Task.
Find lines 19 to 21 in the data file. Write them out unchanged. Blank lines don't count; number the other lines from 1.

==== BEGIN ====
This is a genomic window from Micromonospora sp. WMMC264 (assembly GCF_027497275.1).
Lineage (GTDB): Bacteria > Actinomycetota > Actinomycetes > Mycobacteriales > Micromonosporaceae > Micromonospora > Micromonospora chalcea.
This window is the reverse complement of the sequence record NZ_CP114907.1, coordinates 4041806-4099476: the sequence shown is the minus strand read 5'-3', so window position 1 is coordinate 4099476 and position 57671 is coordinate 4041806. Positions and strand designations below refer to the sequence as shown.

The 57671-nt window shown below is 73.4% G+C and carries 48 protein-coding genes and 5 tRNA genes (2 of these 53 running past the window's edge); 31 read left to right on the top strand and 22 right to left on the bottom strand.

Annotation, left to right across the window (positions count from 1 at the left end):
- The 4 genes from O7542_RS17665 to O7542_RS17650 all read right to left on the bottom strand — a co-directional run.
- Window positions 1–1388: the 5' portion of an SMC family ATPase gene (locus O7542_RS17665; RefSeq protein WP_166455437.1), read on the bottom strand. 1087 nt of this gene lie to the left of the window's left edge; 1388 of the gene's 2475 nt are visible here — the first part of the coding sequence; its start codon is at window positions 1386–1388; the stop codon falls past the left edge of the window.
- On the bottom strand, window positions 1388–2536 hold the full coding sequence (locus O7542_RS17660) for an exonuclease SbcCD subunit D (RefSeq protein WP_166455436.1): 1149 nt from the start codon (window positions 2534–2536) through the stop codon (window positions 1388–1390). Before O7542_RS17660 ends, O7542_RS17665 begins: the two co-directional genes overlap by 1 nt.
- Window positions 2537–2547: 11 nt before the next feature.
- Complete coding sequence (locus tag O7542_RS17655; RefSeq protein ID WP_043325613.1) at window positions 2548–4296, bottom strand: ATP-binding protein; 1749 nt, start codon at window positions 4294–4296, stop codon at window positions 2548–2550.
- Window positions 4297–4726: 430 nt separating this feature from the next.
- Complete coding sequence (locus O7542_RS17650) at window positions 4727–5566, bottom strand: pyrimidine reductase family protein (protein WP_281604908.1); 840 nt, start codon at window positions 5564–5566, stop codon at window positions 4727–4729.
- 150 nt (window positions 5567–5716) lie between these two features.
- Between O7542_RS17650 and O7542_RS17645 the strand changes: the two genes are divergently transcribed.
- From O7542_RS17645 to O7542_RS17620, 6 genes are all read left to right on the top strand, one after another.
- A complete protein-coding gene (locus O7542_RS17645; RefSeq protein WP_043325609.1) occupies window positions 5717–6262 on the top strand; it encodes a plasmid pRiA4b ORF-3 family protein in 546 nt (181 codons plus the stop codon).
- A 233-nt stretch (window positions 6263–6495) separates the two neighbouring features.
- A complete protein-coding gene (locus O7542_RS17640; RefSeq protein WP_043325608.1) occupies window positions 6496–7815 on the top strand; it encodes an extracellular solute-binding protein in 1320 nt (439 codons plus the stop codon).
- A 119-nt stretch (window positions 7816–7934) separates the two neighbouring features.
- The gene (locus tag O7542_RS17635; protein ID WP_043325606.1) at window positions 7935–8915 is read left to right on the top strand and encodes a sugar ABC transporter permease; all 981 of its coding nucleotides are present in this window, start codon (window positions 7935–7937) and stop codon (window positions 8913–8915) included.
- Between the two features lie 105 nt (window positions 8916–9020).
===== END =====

- A 119-nt stretch (window positions 7816–7934) separates the two neighbouring features.
- The gene (locus tag O7542_RS17635; protein ID WP_043325606.1) at window positions 7935–8915 is read left to right on the top strand and encodes a sugar ABC transporter permease; all 981 of its coding nucleotides are present in this window, start codon (window positions 7935–7937) and stop codon (window positions 8913–8915) included.
- Between the two features lie 105 nt (window positions 8916–9020).